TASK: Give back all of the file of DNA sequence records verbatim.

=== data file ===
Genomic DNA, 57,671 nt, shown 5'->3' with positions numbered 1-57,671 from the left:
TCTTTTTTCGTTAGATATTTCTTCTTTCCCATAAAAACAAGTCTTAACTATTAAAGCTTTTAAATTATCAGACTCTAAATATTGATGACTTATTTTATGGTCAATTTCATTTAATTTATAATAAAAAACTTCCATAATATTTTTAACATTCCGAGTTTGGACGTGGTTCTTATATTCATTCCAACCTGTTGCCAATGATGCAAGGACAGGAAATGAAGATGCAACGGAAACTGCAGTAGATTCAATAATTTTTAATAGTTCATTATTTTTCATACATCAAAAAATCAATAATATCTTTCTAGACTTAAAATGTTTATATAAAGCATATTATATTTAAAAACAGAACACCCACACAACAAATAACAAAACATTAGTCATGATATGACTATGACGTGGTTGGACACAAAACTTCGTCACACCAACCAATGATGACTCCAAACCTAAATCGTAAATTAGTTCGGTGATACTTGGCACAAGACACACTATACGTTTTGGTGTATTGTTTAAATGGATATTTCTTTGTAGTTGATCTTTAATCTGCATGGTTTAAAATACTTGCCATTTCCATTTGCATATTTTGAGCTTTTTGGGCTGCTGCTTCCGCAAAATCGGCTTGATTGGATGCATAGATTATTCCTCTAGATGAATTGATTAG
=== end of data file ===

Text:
Genomic DNA, 57,671 nt, shown 5'->3' with positions numbered 1-57,671 from the left:
TCTTTTTTCGTTAGATATTTCTTCTTTCCCATAAAAACAAGTCTTAACTATTAAAGCTTTTAAATTATCAGACTCTAAATATTGATGACTTATTTTATGGTCAATTTCATTTAATTTATAATAAAAAACTTCCATAATATTTTTAACATTCCGAGTTTGGACGTGGTTCTTATATTCATTCCAACCTGTTGCCAATGATGCAAGGACAGGAAATGAAGATGCAACGGAAACTGCAGTAGATTCAATAATTTTTAATAGTTCATTATTTTTCATACATCAAAAAATCAATAATATCTTTCTAGACTTAAAATGTTTATATAAAGCATATTATATTTAAAAACAGAACACCCACACAACAAATAACAAAACATTAGTCATGATATGACTATGACGTGGTTGGACACAAAACTTCGTCACACCAACCAATGATGACTCCAAACCTAAATCGTAAATTAGTTCGGTGATACTTGGCACAAGACACACTATACGTTTTGGTGTATTGTTTAAATGGATATTTCTTTGTAGTTGATCTTTAATCTGCATGGTTTAAAATACTTGCCATTTCCATTTGCATATTTTGAGCTTTTTGGGCTGCTGCTTCCGCAAAATCGGCTTGATTGGATGCATAGATTATTCCTCTAGATGAATTGATTAG